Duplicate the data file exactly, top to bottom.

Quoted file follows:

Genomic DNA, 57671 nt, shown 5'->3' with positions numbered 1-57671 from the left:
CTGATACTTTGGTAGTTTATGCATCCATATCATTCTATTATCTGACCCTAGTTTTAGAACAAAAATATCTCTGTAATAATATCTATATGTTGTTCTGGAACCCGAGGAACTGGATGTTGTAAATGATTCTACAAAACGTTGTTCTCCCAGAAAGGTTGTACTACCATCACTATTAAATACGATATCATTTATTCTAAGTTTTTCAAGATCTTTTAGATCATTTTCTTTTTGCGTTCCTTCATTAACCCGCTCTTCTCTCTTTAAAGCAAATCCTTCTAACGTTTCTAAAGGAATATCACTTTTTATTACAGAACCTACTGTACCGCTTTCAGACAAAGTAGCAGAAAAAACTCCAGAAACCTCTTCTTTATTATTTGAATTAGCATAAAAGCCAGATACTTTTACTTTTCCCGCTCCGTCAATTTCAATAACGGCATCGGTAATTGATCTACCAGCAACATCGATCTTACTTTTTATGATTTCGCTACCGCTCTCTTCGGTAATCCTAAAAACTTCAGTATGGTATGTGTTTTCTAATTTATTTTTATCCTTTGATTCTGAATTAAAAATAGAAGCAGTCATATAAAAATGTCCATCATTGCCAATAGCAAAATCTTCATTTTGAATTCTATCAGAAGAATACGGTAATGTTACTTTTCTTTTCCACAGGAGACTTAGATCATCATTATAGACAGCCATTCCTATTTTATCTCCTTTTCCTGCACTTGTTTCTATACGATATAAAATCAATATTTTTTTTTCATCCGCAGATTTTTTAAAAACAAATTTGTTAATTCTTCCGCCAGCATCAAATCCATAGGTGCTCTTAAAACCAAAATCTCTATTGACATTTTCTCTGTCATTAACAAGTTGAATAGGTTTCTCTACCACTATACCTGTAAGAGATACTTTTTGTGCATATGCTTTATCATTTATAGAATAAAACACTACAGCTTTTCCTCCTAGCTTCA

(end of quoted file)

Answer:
Genomic DNA, 57671 nt, shown 5'->3' with positions numbered 1-57671 from the left:
CTGATACTTTGGTAGTTTATGCATCCATATCATTCTATTATCTGACCCTAGTTTTAGAACAAAAATATCTCTGTAATAATATCTATATGTTGTTCTGGAACCCGAGGAACTGGATGTTGTAAATGATTCTACAAAACGTTGTTCTCCCAGAAAGGTTGTACTACCATCACTATTAAATACGATATCATTTATTCTAAGTTTTTCAAGATCTTTTAGATCATTTTCTTTTTGCGTTCCTTCATTAACCCGCTCTTCTCTCTTTAAAGCAAATCCTTCTAACGTTTCTAAAGGAATATCACTTTTTATTACAGAACCTACTGTACCGCTTTCAGACAAAGTAGCAGAAAAAACTCCAGAAACCTCTTCTTTATTATTTGAATTAGCATAAAAGCCAGATACTTTTACTTTTCCCGCTCCGTCAATTTCAATAACGGCATCGGTAATTGATCTACCAGCAACATCGATCTTACTTTTTATGATTTCGCTACCGCTCTCTTCGGTAATCCTAAAAACTTCAGTATGGTATGTGTTTTCTAATTTATTTTTATCCTTTGATTCTGAATTAAAAATAGAAGCAGTCATATAAAAATGTCCATCATTGCCAATAGCAAAATCTTCATTTTGAATTCTATCAGAAGAATACGGTAATGTTACTTTTCTTTTCCACAGGAGACTTAGATCATCATTATAGACAGCCATTCCTATTTTATCTCCTTTTCCTGCACTTGTTTCTATACGATATAAAATCAATATTTTTTTTTCATCCGCAGATTTTTTAAAAACAAATTTGTTAATTCTTCCGCCAGCATCAAATCCATAGGTGCTCTTAAAACCAAAATCTCTATTGACATTTTCTCTGTCATTAACAAGTTGAATAGGTTTCTCTACCACTATACCTGTAAGAGATACTTTTTGTGCATATGCTTTATCATTTATAGAATAAAACACTACAGCTTTTCCTCCTAGCTTCA